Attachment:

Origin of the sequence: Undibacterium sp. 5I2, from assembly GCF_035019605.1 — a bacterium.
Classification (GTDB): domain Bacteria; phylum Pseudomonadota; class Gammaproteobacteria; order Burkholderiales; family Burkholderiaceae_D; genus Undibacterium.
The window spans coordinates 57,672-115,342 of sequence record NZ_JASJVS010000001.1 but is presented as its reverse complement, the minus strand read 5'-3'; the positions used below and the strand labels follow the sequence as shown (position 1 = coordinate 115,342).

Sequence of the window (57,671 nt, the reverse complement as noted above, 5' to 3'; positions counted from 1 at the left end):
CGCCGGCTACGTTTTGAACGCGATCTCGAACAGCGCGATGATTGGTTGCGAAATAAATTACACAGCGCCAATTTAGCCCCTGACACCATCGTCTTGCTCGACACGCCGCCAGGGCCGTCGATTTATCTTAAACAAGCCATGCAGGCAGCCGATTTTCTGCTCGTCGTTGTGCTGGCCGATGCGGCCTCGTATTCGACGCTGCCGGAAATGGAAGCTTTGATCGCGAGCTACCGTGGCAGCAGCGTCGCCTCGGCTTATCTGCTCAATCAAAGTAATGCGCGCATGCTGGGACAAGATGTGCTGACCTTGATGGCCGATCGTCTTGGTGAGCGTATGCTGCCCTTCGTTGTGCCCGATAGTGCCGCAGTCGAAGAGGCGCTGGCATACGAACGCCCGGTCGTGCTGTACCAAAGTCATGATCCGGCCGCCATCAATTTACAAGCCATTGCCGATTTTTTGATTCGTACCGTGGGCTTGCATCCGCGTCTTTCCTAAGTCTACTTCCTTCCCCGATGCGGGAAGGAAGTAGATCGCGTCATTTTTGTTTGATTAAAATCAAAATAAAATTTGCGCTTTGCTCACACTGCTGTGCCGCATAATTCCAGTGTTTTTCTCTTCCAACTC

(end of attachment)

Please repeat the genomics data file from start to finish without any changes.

Origin of the sequence: Undibacterium sp. 5I2, from assembly GCF_035019605.1 — a bacterium.
Classification (GTDB): domain Bacteria; phylum Pseudomonadota; class Gammaproteobacteria; order Burkholderiales; family Burkholderiaceae_D; genus Undibacterium.
The window spans coordinates 57,672-115,342 of sequence record NZ_JASJVS010000001.1 but is presented as its reverse complement, the minus strand read 5'-3'; the positions used below and the strand labels follow the sequence as shown (position 1 = coordinate 115,342).

Sequence of the window (57,671 nt, the reverse complement as noted above, 5' to 3'; positions counted from 1 at the left end):
CGCCGGCTACGTTTTGAACGCGATCTCGAACAGCGCGATGATTGGTTGCGAAATAAATTACACAGCGCCAATTTAGCCCCTGACACCATCGTCTTGCTCGACACGCCGCCAGGGCCGTCGATTTATCTTAAACAAGCCATGCAGGCAGCCGATTTTCTGCTCGTCGTTGTGCTGGCCGATGCGGCCTCGTATTCGACGCTGCCGGAAATGGAAGCTTTGATCGCGAGCTACCGTGGCAGCAGCGTCGCCTCGGCTTATCTGCTCAATCAAAGTAATGCGCGCATGCTGGGACAAGATGTGCTGACCTTGATGGCCGATCGTCTTGGTGAGCGTATGCTGCCCTTCGTTGTGCCCGATAGTGCCGCAGTCGAAGAGGCGCTGGCATACGAACGCCCGGTCGTGCTGTACCAAAGTCATGATCCGGCCGCCATCAATTTACAAGCCATTGCCGATTTTTTGATTCGTACCGTGGGCTTGCATCCGCGTCTTTCCTAAGTCTACTTCCTTCCCCGATGCGGGAAGGAAGTAGATCGCGTCATTTTTGTTTGATTAAAATCAAAATAAAATTTGCGCTTTGCTCACACTGCTGTGCCGCATAATTCCAGTGTTTTTCTCTTCCAACTC